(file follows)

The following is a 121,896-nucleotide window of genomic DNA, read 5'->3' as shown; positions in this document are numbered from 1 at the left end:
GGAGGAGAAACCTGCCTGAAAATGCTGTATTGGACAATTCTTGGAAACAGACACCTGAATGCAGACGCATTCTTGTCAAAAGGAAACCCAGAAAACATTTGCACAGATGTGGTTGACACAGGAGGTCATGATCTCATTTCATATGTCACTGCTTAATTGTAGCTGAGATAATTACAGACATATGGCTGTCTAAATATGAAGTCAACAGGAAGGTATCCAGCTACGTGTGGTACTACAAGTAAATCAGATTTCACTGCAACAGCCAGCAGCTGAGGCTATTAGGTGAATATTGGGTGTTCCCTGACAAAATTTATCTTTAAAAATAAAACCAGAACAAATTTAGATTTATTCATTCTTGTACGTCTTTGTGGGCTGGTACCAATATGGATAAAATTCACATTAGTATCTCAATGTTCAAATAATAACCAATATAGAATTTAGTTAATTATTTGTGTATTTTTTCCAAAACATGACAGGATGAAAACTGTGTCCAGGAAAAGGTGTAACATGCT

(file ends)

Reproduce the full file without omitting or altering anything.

The following is a 121,896-nucleotide window of genomic DNA, read 5'->3' as shown; positions in this document are numbered from 1 at the left end:
GGAGGAGAAACCTGCCTGAAAATGCTGTATTGGACAATTCTTGGAAACAGACACCTGAATGCAGACGCATTCTTGTCAAAAGGAAACCCAGAAAACATTTGCACAGATGTGGTTGACACAGGAGGTCATGATCTCATTTCATATGTCACTGCTTAATTGTAGCTGAGATAATTACAGACATATGGCTGTCTAAATATGAAGTCAACAGGAAGGTATCCAGCTACGTGTGGTACTACAAGTAAATCAGATTTCACTGCAACAGCCAGCAGCTGAGGCTATTAGGTGAATATTGGGTGTTCCCTGACAAAATTTATCTTTAAAAATAAAACCAGAACAAATTTAGATTTATTCATTCTTGTACGTCTTTGTGGGCTGGTACCAATATGGATAAAATTCACATTAGTATCTCAATGTTCAAATAATAACCAATATAGAATTTAGTTAATTATTTGTGTATTTTTTCCAAAACATGACAGGATGAAAACTGTGTCCAGGAAAAGGTGTAACATGCT